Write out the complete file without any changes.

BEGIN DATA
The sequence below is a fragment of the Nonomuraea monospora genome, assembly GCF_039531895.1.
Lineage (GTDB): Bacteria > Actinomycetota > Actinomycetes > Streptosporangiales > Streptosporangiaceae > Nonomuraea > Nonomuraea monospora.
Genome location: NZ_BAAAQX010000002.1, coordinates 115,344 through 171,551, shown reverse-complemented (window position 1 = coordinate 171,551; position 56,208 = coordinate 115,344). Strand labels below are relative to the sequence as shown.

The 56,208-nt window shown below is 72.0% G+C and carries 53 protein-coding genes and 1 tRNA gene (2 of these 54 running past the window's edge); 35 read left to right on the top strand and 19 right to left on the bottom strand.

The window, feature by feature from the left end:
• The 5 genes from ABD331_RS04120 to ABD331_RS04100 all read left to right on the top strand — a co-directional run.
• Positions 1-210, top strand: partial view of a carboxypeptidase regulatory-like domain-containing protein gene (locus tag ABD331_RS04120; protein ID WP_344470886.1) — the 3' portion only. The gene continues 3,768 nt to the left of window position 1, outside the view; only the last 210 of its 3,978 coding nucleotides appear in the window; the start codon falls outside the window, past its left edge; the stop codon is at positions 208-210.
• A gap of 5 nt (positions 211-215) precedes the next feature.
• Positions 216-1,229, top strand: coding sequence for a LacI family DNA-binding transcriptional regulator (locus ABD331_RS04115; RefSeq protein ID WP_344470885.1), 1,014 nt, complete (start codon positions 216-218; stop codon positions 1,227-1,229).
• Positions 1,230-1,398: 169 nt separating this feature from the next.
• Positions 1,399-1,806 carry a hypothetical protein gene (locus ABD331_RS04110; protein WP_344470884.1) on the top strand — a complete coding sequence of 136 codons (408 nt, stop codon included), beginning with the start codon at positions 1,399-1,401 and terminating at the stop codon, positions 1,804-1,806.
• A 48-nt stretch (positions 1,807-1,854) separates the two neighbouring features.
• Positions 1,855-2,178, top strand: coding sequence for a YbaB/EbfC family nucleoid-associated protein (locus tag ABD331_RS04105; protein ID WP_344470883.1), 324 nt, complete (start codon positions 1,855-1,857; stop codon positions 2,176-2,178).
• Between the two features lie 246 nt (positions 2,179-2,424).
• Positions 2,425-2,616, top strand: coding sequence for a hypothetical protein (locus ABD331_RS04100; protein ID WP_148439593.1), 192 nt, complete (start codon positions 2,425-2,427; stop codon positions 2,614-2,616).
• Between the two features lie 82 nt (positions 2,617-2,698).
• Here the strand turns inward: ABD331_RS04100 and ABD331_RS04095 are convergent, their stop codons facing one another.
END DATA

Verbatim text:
The sequence below is a fragment of the Nonomuraea monospora genome, assembly GCF_039531895.1.
Lineage (GTDB): Bacteria > Actinomycetota > Actinomycetes > Streptosporangiales > Streptosporangiaceae > Nonomuraea > Nonomuraea monospora.
Genome location: NZ_BAAAQX010000002.1, coordinates 115,344 through 171,551, shown reverse-complemented (window position 1 = coordinate 171,551; position 56,208 = coordinate 115,344). Strand labels below are relative to the sequence as shown.

The 56,208-nt window shown below is 72.0% G+C and carries 53 protein-coding genes and 1 tRNA gene (2 of these 54 running past the window's edge); 35 read left to right on the top strand and 19 right to left on the bottom strand.

The window, feature by feature from the left end:
• The 5 genes from ABD331_RS04120 to ABD331_RS04100 all read left to right on the top strand — a co-directional run.
• Positions 1-210, top strand: partial view of a carboxypeptidase regulatory-like domain-containing protein gene (locus tag ABD331_RS04120; protein ID WP_344470886.1) — the 3' portion only. The gene continues 3,768 nt to the left of window position 1, outside the view; only the last 210 of its 3,978 coding nucleotides appear in the window; the start codon falls outside the window, past its left edge; the stop codon is at positions 208-210.
• A gap of 5 nt (positions 211-215) precedes the next feature.
• Positions 216-1,229, top strand: coding sequence for a LacI family DNA-binding transcriptional regulator (locus ABD331_RS04115; RefSeq protein ID WP_344470885.1), 1,014 nt, complete (start codon positions 216-218; stop codon positions 1,227-1,229).
• Positions 1,230-1,398: 169 nt separating this feature from the next.
• Positions 1,399-1,806 carry a hypothetical protein gene (locus ABD331_RS04110; protein WP_344470884.1) on the top strand — a complete coding sequence of 136 codons (408 nt, stop codon included), beginning with the start codon at positions 1,399-1,401 and terminating at the stop codon, positions 1,804-1,806.
• A 48-nt stretch (positions 1,807-1,854) separates the two neighbouring features.
• Positions 1,855-2,178, top strand: coding sequence for a YbaB/EbfC family nucleoid-associated protein (locus tag ABD331_RS04105; protein ID WP_344470883.1), 324 nt, complete (start codon positions 1,855-1,857; stop codon positions 2,176-2,178).
• Between the two features lie 246 nt (positions 2,179-2,424).
• Positions 2,425-2,616, top strand: coding sequence for a hypothetical protein (locus ABD331_RS04100; protein ID WP_148439593.1), 192 nt, complete (start codon positions 2,425-2,427; stop codon positions 2,614-2,616).
• Between the two features lie 82 nt (positions 2,617-2,698).
• Here the strand turns inward: ABD331_RS04100 and ABD331_RS04095 are convergent, their stop codons facing one another.